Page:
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Beekeeping Through the Winter in the PNW

The winter in the PNW can bee oddly "warm" and wet. When I say warm, I mean in comparison to winter elsewhere in the USA. Below the 57 degrees F honeybees form a cluster in the hive of roughly spherical shape. They keep the innermost parts of their hive at a balmy 93+ degrees F by vibrating their flight muscles. As the outside temperature drops, the cluster tightens.

The weirdness of the PNW weather is that the bees often are fairly loosely clustered and more active, which requires that they consume greater amounts of honey than if they were tightly clustered. That poses the first great overwintering risk to our bees: starvation. An even greater danger comes as Spring draws nearer. The bees begin to produce more and more brood, which puts an even greater demand on their honey stores. As a manager of honeybee colonies, it is important to regularly assess the weight of the honeybee colony to make sure that they have enough stores to make it through winter. If the hive is "light" on stores, emergency sugar feed is required to get them through to the first nectar (and decent weather to forage for it).

Many beekeepers in the PNW regularly talk of how their colonies succumbed to moisture death overwinter and they are not able to keep bees alive through the winter. It is possible that their hive setup allowed for moisture to rain down on the bees and this led to the colony loss (more on that in the next paragraph), but it is far more likely that their bees died of varroa load. My first question is always, "when was your last mite check?" Unchecked varroa loads lead to colony death in winter. This is why it is incredibly important to have varroa under control in the Fall! I treat with Oxalic Acid Vaporization between late November and Early January to knock down as many varroa as possible when they are most likely broodless. This sets them up for healthy early growth in March.

When overwintering colonies, it is important to understand a bit of bee biology while clustering. Bees are made up of cells (like all living things) and animal cells do a thing called cellular respiration to stay alive. They take in oxygen and food to produce energy for life. The byproducts, or waste, of this reaction are carbon dioxide and water. The carbon dioxide sinks to the bottom of the hive and leaves through the entrance - no big deal. The water that is produced leaves their little, wonderful bodies as warm water vapor. The warm, moist air rises (thermodynamics, anyone?) and hits the hive cover. If the hive cover is uninsulated, it is quite cold, and that air cools quickly, forming condensation. If there is enough condensation, it falls as water droplets onto the cluster of bees, ultimately resulting in their inability to keep warm and the colony can die. This is easily remedied by insulating the hive cover allowing the inner cover to warm up a bit which doesn't allow for the formation of condensation.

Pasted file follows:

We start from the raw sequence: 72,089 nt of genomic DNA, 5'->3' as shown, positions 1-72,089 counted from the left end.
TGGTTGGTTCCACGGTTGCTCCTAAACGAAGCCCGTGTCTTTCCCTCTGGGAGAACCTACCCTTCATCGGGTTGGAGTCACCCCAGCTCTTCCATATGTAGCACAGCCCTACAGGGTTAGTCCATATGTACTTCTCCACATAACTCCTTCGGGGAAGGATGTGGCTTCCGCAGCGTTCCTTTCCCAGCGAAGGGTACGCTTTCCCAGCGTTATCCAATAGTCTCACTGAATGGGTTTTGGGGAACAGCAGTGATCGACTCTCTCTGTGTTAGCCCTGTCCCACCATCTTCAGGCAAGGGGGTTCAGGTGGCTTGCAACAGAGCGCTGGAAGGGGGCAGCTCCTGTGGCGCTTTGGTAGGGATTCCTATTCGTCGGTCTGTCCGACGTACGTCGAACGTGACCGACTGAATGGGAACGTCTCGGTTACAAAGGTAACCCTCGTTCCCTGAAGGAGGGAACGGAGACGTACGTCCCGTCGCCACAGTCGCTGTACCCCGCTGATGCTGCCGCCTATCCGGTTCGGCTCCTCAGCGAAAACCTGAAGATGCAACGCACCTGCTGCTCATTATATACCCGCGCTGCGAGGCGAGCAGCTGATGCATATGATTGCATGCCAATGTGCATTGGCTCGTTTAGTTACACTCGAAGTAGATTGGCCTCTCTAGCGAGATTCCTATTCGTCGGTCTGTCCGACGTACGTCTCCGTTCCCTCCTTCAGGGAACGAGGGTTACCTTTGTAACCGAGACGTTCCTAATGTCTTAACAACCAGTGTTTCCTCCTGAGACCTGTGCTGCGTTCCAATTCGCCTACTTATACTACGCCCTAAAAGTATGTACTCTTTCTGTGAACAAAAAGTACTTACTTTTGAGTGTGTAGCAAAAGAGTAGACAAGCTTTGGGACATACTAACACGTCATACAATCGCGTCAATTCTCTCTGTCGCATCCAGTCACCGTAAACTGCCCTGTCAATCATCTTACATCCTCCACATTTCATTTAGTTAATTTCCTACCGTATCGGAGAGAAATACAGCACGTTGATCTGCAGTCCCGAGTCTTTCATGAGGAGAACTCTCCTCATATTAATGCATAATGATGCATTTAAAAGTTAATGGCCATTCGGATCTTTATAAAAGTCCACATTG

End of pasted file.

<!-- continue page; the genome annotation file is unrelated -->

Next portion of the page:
Wintertime management

  1. Check hive weight - add emergency feed if needed

  2. Clear away the hive entrance regularly of dead bees

  3. Wintertime varroa oxalic acid

  4. Watch the entrance on warm days for activity - if none seen, take a closer look to ensure the colony is still alive.

  5. Prepare equipment for spring growth explosion.

  6. Live for warm weather days and anxiously await SPRING!

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